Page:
privacy

Google Play Protect now treats AnTuTu like spyware

Google Play Protect now treats AnTuTu like spyware

There are still debates on the usefulness not to mention the accuracy of benchmarking apps but now AnTuTu has an even bigger problem to deal with. One of the most popular benchmarking tools on mobile, especially on Android, the AnTuTu is repeatedly getting kicked out of Google's ecosystem. After it got removed from Google Play Store earlier this year, the Android maker's Play Protect security platform is now treating the app as something dangerous, effectively scaring off users from trying to install it.

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OnePlus narrowly escapes another security breach

OnePlus narrowly escapes another security breach

Some people take it as a badge of honor when you've become big or popular enough to be the target of attacks. Considering how OnePlus is slowly becoming such a target, one could assume it has definitely crossed that threshold. Unfortunately, it also means that the company has to step up its efforts in making sure that most of its biggest security holes are not left open for long. Sometimes it may not be directly in control but it still has the responsibility of safeguarding its customers' information. Fortunately, it was able to plug up such a gaping hole in this latest case before the cat got out of the bag, at least as far as we know.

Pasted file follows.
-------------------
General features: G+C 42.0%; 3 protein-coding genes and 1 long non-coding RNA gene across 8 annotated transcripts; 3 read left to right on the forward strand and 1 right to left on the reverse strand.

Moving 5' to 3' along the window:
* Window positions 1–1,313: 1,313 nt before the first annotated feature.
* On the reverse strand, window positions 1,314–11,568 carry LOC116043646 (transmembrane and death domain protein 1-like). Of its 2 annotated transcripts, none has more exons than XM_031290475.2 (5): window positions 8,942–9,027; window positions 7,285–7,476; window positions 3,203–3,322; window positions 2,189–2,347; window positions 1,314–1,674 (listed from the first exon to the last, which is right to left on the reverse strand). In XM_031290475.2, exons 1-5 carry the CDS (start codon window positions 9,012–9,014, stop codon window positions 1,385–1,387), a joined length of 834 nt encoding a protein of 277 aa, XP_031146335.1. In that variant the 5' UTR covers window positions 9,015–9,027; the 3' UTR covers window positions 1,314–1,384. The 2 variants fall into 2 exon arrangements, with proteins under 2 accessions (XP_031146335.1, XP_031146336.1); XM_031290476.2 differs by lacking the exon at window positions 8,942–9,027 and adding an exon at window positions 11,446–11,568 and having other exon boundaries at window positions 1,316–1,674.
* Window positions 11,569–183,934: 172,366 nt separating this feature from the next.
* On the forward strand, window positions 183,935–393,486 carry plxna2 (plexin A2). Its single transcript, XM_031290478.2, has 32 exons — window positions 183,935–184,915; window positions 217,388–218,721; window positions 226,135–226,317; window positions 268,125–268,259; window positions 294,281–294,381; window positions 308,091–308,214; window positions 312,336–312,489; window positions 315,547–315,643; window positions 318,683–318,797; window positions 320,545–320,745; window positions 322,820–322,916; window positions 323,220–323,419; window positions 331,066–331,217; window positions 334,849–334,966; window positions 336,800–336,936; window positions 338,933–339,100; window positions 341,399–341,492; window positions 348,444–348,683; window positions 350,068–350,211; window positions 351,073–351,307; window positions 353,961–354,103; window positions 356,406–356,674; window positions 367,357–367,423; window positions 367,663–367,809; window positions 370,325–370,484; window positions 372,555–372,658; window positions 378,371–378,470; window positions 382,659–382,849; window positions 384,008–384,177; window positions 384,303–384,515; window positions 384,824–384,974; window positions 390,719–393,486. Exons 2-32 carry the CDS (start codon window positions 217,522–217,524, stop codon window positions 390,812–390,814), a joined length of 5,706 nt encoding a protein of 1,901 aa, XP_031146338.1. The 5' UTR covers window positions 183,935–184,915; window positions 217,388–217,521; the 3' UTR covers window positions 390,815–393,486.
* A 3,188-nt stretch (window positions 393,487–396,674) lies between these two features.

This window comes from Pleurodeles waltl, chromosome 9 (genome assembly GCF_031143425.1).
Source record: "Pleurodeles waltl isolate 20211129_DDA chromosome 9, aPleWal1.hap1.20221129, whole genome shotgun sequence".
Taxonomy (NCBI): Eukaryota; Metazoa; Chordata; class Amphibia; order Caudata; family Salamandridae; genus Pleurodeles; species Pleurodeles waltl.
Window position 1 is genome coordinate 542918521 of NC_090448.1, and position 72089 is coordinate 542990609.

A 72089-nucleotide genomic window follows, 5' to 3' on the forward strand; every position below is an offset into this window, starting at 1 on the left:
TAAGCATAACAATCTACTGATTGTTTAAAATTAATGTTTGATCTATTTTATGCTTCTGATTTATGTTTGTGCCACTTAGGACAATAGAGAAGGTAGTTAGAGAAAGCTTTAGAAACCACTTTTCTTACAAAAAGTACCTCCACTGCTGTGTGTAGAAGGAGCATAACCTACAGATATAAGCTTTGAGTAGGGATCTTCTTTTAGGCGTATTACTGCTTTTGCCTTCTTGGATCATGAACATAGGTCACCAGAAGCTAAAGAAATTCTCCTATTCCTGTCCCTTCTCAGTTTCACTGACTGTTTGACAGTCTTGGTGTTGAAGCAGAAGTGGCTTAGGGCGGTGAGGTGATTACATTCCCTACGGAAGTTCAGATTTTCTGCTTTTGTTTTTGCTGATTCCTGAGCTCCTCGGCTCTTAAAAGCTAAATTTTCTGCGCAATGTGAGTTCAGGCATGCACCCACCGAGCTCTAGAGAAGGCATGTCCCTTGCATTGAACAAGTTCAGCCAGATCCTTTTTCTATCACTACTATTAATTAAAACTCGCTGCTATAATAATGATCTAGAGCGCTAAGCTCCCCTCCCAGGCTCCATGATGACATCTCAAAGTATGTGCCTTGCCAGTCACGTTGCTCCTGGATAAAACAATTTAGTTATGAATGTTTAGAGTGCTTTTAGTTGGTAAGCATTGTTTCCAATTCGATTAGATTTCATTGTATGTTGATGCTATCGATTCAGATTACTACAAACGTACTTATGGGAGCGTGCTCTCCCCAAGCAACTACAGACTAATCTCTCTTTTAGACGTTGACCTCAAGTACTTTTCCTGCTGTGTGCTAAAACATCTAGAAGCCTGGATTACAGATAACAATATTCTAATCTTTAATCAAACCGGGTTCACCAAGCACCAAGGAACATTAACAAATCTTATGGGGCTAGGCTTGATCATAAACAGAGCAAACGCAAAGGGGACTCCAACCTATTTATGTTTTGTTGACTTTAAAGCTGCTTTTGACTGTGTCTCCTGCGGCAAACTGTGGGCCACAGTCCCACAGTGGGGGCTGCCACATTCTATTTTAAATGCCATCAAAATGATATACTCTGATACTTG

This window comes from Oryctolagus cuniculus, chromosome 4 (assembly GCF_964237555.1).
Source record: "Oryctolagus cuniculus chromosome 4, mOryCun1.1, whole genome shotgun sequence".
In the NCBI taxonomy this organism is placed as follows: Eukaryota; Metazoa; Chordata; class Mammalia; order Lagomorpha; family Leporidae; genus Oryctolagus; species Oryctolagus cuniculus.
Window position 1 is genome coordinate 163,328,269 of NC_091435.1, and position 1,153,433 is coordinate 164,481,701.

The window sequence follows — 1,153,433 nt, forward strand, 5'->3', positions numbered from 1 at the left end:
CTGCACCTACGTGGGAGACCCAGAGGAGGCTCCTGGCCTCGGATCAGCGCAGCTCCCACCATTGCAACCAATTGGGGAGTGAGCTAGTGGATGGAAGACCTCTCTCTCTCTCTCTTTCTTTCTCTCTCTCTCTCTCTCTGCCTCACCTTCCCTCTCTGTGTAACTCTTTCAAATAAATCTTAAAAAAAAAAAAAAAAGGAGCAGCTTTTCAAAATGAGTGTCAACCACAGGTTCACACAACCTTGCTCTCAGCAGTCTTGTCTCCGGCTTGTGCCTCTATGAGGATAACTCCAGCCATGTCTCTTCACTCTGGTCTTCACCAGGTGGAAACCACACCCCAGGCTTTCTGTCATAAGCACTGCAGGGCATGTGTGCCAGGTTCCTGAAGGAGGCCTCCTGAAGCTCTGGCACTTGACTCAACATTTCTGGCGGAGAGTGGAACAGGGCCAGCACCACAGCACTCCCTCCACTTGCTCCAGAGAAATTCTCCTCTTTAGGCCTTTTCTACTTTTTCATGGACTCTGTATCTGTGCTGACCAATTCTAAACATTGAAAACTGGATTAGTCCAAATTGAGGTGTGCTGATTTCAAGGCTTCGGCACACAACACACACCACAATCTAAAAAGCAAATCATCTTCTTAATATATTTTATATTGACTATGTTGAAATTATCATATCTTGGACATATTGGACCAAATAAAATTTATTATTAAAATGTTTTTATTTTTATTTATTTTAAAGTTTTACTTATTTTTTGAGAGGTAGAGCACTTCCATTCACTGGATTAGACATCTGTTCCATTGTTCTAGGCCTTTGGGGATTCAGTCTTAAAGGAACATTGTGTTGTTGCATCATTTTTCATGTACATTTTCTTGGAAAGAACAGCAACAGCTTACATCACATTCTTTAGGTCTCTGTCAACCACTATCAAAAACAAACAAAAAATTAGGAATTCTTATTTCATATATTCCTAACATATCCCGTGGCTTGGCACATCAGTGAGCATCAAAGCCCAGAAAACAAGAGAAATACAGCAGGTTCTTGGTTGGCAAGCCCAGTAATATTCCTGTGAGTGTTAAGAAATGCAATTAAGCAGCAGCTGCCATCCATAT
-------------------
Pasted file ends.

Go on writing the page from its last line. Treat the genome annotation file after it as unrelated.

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LinkedIn and Reddit apps caught copying clipboard content without permission

LinkedIn and Reddit apps caught copying clipboard content without permission

Smartphones have put a lot of power into our hands, literally, but they have also exposed potential security and privacy violations in things we've been taking for granted on desktops. Things like asking permission to use certain hardware and software capabilities were almost an alien concept on desktop operating systems until Android and iOS showed how those can be easily abused, like how some mobile apps have been discovered to be reading clipboard content even when not in use.

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Purism Librem 14 brings hardware kill switches to a bigger laptop

Purism Librem 14 brings hardware kill switches to a bigger laptop

Recent events have put privacy-conscious people in a dilemma. The need to protect their privacy from both corporations and governments has become even more critical but, at the same time, the use of technologies like computers, smartphones, and the Internet has also become inescapable. Purism is one of the few companies that has put protecting privacy as their actual business and it has now announced the pre-order of its latest Linux-based laptop that boasts of a larger screen and more powerful specs while retaining the same privacy-focused spirit.